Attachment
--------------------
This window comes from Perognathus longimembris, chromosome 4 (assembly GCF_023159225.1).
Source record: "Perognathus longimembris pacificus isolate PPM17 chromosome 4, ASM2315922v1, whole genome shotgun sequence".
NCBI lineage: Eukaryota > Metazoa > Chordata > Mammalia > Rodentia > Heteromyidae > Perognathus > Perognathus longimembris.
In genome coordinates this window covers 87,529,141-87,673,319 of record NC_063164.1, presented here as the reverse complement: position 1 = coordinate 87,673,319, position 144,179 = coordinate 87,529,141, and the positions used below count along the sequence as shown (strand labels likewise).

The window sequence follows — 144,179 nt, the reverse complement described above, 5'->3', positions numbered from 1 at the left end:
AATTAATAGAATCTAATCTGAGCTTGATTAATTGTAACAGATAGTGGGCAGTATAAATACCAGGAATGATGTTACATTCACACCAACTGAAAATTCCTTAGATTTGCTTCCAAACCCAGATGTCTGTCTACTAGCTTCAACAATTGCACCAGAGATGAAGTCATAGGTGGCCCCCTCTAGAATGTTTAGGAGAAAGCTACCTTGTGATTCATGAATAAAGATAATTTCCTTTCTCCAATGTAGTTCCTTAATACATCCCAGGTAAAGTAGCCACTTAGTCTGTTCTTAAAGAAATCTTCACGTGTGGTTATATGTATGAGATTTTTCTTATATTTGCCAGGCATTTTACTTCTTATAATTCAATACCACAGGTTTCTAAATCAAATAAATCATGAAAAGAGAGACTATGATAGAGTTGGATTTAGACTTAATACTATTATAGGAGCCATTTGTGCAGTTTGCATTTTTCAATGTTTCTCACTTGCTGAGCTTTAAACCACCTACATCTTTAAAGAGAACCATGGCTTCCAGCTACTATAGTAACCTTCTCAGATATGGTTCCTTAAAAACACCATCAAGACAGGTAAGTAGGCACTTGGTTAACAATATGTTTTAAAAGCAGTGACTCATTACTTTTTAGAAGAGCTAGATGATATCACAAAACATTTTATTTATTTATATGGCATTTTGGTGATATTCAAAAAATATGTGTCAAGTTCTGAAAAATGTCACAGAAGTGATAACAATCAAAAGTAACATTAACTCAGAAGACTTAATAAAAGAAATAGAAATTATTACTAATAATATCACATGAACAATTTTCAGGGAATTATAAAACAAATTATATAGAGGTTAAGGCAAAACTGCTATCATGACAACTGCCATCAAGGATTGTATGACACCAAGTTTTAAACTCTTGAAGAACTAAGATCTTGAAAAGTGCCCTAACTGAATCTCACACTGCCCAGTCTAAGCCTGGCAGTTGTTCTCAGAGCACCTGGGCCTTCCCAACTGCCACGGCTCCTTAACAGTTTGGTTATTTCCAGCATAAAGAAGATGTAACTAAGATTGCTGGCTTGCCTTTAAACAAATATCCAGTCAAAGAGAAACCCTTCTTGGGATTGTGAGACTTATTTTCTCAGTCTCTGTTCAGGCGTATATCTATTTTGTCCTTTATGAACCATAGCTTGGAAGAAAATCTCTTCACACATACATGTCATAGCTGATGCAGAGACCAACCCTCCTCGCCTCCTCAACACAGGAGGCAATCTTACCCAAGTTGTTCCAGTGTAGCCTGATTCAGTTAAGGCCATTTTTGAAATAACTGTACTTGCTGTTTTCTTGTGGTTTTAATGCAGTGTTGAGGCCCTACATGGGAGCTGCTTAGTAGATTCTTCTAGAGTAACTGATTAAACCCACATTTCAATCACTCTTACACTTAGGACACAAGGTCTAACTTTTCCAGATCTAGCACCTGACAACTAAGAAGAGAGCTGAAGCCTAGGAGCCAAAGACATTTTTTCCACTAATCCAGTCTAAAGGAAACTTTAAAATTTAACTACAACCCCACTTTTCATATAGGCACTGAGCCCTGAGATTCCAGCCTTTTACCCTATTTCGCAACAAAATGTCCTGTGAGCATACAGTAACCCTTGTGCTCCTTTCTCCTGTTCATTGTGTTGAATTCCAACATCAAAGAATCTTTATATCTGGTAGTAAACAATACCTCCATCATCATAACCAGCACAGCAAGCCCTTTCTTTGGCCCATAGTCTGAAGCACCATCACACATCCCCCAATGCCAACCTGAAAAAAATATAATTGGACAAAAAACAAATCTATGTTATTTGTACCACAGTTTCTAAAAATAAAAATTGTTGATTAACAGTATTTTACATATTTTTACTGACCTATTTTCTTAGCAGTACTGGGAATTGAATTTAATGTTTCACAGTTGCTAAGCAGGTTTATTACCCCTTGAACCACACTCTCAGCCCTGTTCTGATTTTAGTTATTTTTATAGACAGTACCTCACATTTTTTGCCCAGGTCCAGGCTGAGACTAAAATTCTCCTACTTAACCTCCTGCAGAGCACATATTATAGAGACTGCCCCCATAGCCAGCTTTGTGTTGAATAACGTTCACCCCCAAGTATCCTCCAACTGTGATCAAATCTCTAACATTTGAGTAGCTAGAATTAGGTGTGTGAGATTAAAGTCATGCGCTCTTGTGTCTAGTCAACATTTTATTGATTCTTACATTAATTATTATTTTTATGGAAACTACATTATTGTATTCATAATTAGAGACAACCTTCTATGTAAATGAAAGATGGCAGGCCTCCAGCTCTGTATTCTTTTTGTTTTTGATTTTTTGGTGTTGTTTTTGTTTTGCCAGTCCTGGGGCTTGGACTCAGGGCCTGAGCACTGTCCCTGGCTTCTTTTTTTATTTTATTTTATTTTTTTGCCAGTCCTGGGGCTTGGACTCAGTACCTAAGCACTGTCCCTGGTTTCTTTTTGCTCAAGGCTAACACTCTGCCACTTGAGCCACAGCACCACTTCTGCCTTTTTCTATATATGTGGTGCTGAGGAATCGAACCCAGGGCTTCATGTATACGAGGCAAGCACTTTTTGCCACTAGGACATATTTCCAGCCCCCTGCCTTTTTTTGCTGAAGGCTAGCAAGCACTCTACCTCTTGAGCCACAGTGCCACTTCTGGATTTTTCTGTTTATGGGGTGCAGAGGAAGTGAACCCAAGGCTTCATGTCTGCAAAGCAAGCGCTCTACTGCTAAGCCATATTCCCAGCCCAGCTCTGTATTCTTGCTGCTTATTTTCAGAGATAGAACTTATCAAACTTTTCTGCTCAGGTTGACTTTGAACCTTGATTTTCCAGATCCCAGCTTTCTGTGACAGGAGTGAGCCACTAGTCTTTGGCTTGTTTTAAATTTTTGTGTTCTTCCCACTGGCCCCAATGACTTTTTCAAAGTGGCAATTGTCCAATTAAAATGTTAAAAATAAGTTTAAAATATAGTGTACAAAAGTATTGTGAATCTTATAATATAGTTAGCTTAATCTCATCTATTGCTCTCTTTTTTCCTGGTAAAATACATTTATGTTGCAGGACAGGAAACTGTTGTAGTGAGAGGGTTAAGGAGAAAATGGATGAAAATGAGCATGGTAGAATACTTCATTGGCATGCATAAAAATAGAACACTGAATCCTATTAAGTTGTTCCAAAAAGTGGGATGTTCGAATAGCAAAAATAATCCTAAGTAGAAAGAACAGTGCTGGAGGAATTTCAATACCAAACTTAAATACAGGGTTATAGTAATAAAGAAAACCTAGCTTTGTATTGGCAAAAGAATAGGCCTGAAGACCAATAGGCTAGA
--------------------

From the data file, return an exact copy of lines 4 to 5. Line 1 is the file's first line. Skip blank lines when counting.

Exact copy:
In genome coordinates this window covers 87,529,141-87,673,319 of record NC_063164.1, presented here as the reverse complement: position 1 = coordinate 87,673,319, position 144,179 = coordinate 87,529,141, and the positions used below count along the sequence as shown (strand labels likewise).

The window sequence follows — 144,179 nt, the reverse complement described above, 5'->3', positions numbered from 1 at the left end: